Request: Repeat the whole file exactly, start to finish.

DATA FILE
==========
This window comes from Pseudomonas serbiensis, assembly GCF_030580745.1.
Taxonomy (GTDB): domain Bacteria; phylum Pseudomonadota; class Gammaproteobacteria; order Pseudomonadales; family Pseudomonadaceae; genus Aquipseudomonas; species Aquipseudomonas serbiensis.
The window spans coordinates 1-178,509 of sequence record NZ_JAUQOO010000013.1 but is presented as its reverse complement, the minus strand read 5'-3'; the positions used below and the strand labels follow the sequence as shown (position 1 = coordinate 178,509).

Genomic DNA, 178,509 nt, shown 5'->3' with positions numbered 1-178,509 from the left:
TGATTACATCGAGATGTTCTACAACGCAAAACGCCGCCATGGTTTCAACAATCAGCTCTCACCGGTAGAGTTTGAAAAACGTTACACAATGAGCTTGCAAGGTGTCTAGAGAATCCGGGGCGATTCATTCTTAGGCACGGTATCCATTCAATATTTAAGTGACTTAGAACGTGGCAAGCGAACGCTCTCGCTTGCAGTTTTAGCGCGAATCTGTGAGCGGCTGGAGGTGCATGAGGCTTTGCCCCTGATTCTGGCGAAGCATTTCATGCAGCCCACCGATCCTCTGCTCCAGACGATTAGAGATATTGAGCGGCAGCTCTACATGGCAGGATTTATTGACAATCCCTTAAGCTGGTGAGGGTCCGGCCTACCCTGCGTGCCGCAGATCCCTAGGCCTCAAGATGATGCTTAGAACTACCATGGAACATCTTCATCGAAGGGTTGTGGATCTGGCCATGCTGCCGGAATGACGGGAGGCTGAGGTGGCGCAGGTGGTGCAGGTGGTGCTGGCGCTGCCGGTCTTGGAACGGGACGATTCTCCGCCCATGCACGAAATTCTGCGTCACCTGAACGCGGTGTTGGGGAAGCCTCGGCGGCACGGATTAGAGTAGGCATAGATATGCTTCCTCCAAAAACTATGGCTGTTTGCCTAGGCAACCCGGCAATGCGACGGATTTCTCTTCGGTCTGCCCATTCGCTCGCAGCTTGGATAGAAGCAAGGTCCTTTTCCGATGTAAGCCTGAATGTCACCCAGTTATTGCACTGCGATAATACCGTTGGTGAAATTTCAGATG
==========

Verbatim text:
This window comes from Pseudomonas serbiensis, assembly GCF_030580745.1.
Taxonomy (GTDB): domain Bacteria; phylum Pseudomonadota; class Gammaproteobacteria; order Pseudomonadales; family Pseudomonadaceae; genus Aquipseudomonas; species Aquipseudomonas serbiensis.
The window spans coordinates 1-178,509 of sequence record NZ_JAUQOO010000013.1 but is presented as its reverse complement, the minus strand read 5'-3'; the positions used below and the strand labels follow the sequence as shown (position 1 = coordinate 178,509).

Genomic DNA, 178,509 nt, shown 5'->3' with positions numbered 1-178,509 from the left:
TGATTACATCGAGATGTTCTACAACGCAAAACGCCGCCATGGTTTCAACAATCAGCTCTCACCGGTAGAGTTTGAAAAACGTTACACAATGAGCTTGCAAGGTGTCTAGAGAATCCGGGGCGATTCATTCTTAGGCACGGTATCCATTCAATATTTAAGTGACTTAGAACGTGGCAAGCGAACGCTCTCGCTTGCAGTTTTAGCGCGAATCTGTGAGCGGCTGGAGGTGCATGAGGCTTTGCCCCTGATTCTGGCGAAGCATTTCATGCAGCCCACCGATCCTCTGCTCCAGACGATTAGAGATATTGAGCGGCAGCTCTACATGGCAGGATTTATTGACAATCCCTTAAGCTGGTGAGGGTCCGGCCTACCCTGCGTGCCGCAGATCCCTAGGCCTCAAGATGATGCTTAGAACTACCATGGAACATCTTCATCGAAGGGTTGTGGATCTGGCCATGCTGCCGGAATGACGGGAGGCTGAGGTGGCGCAGGTGGTGCAGGTGGTGCTGGCGCTGCCGGTCTTGGAACGGGACGATTCTCCGCCCATGCACGAAATTCTGCGTCACCTGAACGCGGTGTTGGGGAAGCCTCGGCGGCACGGATTAGAGTAGGCATAGATATGCTTCCTCCAAAAACTATGGCTGTTTGCCTAGGCAACCCGGCAATGCGACGGATTTCTCTTCGGTCTGCCCATTCGCTCGCAGCTTGGATAGAAGCAAGGTCCTTTTCCGATGTAAGCCTGAATGTCACCCAGTTATTGCACTGCGATAATACCGTTGGTGAAATTTCAGATG